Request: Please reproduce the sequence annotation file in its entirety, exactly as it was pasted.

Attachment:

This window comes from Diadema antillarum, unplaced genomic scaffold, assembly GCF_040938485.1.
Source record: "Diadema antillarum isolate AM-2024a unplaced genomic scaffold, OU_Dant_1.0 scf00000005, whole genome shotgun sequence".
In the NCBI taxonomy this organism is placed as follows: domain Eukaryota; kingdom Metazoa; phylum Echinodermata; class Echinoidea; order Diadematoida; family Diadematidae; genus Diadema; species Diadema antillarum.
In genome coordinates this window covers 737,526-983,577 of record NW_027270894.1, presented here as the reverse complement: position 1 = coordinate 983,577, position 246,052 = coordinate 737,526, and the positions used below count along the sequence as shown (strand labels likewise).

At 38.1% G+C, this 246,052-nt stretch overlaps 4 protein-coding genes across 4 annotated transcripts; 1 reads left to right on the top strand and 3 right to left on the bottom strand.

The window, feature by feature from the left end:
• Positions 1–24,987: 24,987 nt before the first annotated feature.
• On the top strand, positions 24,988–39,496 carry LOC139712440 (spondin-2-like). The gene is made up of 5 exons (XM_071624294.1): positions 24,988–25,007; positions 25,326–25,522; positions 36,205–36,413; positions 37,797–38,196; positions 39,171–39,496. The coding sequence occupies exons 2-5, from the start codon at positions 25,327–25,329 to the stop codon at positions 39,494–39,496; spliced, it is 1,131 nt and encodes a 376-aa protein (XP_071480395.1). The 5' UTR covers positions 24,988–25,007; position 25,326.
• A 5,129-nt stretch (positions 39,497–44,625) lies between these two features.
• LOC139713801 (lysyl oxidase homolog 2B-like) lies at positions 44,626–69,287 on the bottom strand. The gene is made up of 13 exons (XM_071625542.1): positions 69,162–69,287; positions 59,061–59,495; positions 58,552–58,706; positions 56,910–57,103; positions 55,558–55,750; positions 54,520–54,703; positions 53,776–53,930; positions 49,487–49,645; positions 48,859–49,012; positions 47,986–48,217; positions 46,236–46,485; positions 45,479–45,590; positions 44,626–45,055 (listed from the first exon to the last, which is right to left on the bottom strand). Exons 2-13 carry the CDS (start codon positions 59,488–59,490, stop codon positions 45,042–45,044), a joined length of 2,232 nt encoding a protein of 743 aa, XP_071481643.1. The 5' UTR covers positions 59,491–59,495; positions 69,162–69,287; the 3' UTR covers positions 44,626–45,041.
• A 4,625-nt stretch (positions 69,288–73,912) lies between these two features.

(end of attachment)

This window comes from Diadema antillarum, unplaced genomic scaffold, assembly GCF_040938485.1.
Source record: "Diadema antillarum isolate AM-2024a unplaced genomic scaffold, OU_Dant_1.0 scf00000005, whole genome shotgun sequence".
In the NCBI taxonomy this organism is placed as follows: domain Eukaryota; kingdom Metazoa; phylum Echinodermata; class Echinoidea; order Diadematoida; family Diadematidae; genus Diadema; species Diadema antillarum.
In genome coordinates this window covers 737,526-983,577 of record NW_027270894.1, presented here as the reverse complement: position 1 = coordinate 983,577, position 246,052 = coordinate 737,526, and the positions used below count along the sequence as shown (strand labels likewise).

At 38.1% G+C, this 246,052-nt stretch overlaps 4 protein-coding genes across 4 annotated transcripts; 1 reads left to right on the top strand and 3 right to left on the bottom strand.

The window, feature by feature from the left end:
• Positions 1–24,987: 24,987 nt before the first annotated feature.
• On the top strand, positions 24,988–39,496 carry LOC139712440 (spondin-2-like). The gene is made up of 5 exons (XM_071624294.1): positions 24,988–25,007; positions 25,326–25,522; positions 36,205–36,413; positions 37,797–38,196; positions 39,171–39,496. The coding sequence occupies exons 2-5, from the start codon at positions 25,327–25,329 to the stop codon at positions 39,494–39,496; spliced, it is 1,131 nt and encodes a 376-aa protein (XP_071480395.1). The 5' UTR covers positions 24,988–25,007; position 25,326.
• A 5,129-nt stretch (positions 39,497–44,625) lies between these two features.
• LOC139713801 (lysyl oxidase homolog 2B-like) lies at positions 44,626–69,287 on the bottom strand. The gene is made up of 13 exons (XM_071625542.1): positions 69,162–69,287; positions 59,061–59,495; positions 58,552–58,706; positions 56,910–57,103; positions 55,558–55,750; positions 54,520–54,703; positions 53,776–53,930; positions 49,487–49,645; positions 48,859–49,012; positions 47,986–48,217; positions 46,236–46,485; positions 45,479–45,590; positions 44,626–45,055 (listed from the first exon to the last, which is right to left on the bottom strand). Exons 2-13 carry the CDS (start codon positions 59,488–59,490, stop codon positions 45,042–45,044), a joined length of 2,232 nt encoding a protein of 743 aa, XP_071481643.1. The 5' UTR covers positions 59,491–59,495; positions 69,162–69,287; the 3' UTR covers positions 44,626–45,041.
• A 4,625-nt stretch (positions 69,288–73,912) lies between these two features.